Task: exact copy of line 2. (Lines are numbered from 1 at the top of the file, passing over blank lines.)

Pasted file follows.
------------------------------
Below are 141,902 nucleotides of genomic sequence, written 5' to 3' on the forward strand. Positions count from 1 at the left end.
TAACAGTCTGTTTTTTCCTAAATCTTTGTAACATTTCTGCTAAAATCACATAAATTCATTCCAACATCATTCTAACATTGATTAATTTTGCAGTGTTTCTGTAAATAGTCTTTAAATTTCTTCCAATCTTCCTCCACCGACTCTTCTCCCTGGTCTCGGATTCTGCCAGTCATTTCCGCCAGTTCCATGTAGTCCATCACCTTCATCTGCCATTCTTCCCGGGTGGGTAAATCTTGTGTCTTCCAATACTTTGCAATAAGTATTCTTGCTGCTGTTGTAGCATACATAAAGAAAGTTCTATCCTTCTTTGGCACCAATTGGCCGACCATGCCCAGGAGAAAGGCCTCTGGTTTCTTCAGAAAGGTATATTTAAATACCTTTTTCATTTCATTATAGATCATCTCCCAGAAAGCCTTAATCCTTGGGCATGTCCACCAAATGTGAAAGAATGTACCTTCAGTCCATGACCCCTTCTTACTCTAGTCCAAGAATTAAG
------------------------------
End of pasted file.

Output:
TAACAGTCTGTTTTTTCCTAAATCTTTGTAACATTTCTGCTAAAATCACATAAATTCATTCCAACATCATTCTAACATTGATTAATTTTGCAGTGTTTCTGTAAATAGTCTTTAAATTTCTTCCAATCTTCCTCCACCGACTCTTCTCCCTGGTCTCGGATTCTGCCAGTCATTTCCGCCAGTTCCATGTAGTCCATCACCTTCATCTGCCATTCTTCCCGGGTGGGTAAATCTTGTGTCTTCCAATACTTTGCAATAAGTATTCTTGCTGCTGTTGTAGCATACATAAAGAAAGTTCTATCCTTCTTTGGCACCAATTGGCCGACCATGCCCAGGAGAAAGGCCTCTGGTTTCTTCAGAAAGGTATATTTAAATACCTTTTTCATTTCATTATAGATCATCTCCCAGAAAGCCTTAATCCTTGGGCATGTCCACCAAATGTGAAAGAATGTACCTTCAGTCCATGACCCCTTCTTACTCTAGTCCAAGAATTAAG